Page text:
Have you ever had metal parts fabricated and you indicated no finish, and when you received the parts, the surface finish was not what you expected? Maybe you were hoping for a mill finish, but the parts were sanded to a uniform finish? Or maybe you expected a smooth mill finish, but there were scratches and gouges from the fabrication process? In the metal fabrication industry, there can be confusion and a misunderstanding when it comes to metal finishing and surface finish, which are not the same thing. They are actually completely different from each other and one does not indicate the other. To help clarify the distinction between the two, we will identify the differences between the two from a manufacturer’s point of view.
Metal Finish: Is a process of adding a layer of substance to metal to improve the appearance and/or durability of the metal. Here are a few examples of common metal finishes:
For metal finishing, it is very important to note on a drawing what the manufacturer and part number is for the color or the specification call out you require. Using generalizations like “paint blue gloss” can be open for interpretation, and can result in the wrong finish. In addition, when using a plating or anodize, it too is important to note the exact spec (type and class) the parts need to be plated to in order to get exactly what you want.
Surface Finish: Is a process of removing a layer of metal to improve the appearance and/or functionality of the metal by limiting or adding peaks/valleys to create or limit a surface texture. Here are a few examples of common surface finish procedures:
- Abrasive Blasting
On a manufacturing drawing, it is extremely critical to note the surface finish, if you require one. Reason being, there are many factors that will contribute to the overall surface finish. For instance, there are many manufacturing processes that will influence the surface including shearing the metal, metal forming marks, and overall fabrication hand holding. All these factors can add abrasions, scratches, gouges, dents, and other marks to the overall surface finish.Therefore, when achieving an ideal finish, whether there is metal finishing as the end process or not, it is important to be aware of the surface finish from standard fabrication procedures. Although it is a manufacturing standard to remove any major surface flaws, if there is no specification of what the surface should be, many times there will be minor scratches, dents, and flaws, along with any grinding marks to remove major scratching. This can easily become an issue when you say your part does not require a finish (meaning metal finish, not surface finish), and the parts you get have been linegrained or have scratches.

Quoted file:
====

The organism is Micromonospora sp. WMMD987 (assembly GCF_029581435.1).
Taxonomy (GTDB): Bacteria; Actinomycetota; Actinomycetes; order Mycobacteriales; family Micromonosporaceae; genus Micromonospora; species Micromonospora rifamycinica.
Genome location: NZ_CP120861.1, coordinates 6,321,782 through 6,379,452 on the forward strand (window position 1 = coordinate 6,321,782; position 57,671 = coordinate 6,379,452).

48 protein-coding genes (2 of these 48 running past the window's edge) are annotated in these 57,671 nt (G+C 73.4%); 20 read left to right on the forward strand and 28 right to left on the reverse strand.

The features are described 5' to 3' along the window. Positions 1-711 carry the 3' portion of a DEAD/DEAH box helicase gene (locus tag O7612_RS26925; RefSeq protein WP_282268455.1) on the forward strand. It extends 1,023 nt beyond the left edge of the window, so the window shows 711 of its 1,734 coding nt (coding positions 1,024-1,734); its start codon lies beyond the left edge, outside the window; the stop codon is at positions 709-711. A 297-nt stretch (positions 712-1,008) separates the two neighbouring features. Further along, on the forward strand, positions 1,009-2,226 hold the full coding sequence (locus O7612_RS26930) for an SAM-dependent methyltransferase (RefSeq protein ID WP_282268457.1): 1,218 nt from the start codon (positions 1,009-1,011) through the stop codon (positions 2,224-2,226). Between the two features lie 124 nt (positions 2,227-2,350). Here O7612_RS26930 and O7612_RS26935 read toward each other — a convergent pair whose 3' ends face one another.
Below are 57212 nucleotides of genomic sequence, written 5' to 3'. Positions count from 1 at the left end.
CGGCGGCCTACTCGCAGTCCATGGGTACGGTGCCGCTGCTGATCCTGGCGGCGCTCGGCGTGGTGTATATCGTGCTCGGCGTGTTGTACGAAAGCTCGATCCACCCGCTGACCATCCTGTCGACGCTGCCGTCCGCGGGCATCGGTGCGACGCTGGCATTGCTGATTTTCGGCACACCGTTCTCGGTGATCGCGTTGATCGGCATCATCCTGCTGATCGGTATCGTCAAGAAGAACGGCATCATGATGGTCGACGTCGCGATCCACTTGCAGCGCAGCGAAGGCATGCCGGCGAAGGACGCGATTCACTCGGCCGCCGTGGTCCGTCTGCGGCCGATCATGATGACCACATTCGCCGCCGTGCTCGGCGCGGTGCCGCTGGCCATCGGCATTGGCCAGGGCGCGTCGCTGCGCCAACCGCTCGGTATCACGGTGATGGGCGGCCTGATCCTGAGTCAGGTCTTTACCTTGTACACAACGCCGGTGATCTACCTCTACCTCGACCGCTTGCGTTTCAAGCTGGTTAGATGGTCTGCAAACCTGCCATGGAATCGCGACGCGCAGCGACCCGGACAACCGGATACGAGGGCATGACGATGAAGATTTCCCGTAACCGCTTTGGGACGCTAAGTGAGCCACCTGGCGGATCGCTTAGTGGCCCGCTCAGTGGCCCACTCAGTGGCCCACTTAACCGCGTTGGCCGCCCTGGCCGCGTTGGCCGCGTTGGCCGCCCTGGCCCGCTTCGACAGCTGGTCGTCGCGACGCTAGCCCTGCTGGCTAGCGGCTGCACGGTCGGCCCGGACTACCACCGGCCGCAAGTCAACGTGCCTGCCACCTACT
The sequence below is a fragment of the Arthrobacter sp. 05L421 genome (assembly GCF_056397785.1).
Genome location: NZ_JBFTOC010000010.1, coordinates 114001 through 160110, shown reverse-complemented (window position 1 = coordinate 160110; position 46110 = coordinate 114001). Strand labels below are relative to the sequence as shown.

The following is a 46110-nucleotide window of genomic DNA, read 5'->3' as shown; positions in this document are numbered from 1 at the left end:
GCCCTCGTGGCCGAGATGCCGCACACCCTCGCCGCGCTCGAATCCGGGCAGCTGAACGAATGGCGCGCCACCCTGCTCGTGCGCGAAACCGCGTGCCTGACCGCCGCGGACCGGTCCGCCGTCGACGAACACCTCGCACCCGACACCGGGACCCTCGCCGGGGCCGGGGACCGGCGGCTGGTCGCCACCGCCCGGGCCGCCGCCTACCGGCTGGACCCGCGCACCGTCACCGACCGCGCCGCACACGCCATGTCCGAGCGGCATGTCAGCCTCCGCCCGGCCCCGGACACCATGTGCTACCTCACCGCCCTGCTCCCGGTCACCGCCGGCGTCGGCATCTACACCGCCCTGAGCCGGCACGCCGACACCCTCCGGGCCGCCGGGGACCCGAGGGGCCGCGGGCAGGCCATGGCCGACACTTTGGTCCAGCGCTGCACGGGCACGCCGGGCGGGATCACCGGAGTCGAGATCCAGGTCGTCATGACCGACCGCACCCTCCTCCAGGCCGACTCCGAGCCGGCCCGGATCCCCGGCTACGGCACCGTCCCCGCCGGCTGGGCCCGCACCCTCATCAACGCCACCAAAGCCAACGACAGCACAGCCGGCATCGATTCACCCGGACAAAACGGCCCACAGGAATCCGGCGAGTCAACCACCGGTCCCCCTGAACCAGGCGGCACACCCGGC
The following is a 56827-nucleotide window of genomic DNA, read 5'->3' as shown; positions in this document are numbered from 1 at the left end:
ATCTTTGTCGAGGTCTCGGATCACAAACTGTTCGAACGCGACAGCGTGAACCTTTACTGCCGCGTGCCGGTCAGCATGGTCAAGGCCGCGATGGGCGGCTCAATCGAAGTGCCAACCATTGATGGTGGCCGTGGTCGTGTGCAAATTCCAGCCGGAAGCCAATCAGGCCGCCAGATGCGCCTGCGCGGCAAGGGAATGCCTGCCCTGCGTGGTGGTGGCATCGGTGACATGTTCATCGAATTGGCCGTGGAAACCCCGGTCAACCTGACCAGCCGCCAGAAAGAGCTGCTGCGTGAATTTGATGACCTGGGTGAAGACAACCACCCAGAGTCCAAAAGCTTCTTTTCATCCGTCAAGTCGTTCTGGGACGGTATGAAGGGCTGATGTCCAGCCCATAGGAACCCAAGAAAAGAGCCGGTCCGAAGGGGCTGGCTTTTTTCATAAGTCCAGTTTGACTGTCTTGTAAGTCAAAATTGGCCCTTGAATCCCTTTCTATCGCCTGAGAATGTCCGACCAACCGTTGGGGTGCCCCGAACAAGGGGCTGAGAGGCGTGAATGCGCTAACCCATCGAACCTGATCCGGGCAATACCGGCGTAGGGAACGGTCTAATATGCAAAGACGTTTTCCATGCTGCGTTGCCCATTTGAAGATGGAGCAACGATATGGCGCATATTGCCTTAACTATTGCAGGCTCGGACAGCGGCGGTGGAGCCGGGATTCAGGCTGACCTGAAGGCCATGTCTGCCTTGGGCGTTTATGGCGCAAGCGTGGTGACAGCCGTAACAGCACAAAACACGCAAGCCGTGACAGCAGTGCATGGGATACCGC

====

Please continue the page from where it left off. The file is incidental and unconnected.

As a result, it is important to keep in mind that the cost of manufacturing a surface increases as the surface finish improves. This is because there will be additional procedures in place during the manufacturing process to help maintain the surface finish. For instance, there can be additional hand-holding like placing paper in between parts to prevent rubbing, or using premium quality inserts and tooling for a mill to achieve a desired surface finish. There could also be secondary operations to clean up the finish, which all incur costs. Therefore it is important to discuss with your supplier, what their processes are and their cost for achieving the desired surface finish prior to fabrication.
As you can see there is a huge difference between the two types of finishes. In fact, most of the time metal will require a surface finish prior to metal finishing in order to allow the paint, powder coat, etc. to properly adhere. The most important aspect of this article to take away from is to be aware of the difference between metal finishing and surface finish and to also properly document the finish you want with details on the manufacturing drawing. Remember, the drawing is a set of instructions for the manufacturer. If something is missing, the manufacturer will use standard manufacturing procedures.
Here at Vista Industrial Products, Inc., we specialize in metal fabrication and have a great deal of experience in metal finishing and surface finish. When customers come to us to fabricate parts, we always ask numerous questions about the finish, especially if it is not called out on the drawing, to ensure you are getting parts that you expect.
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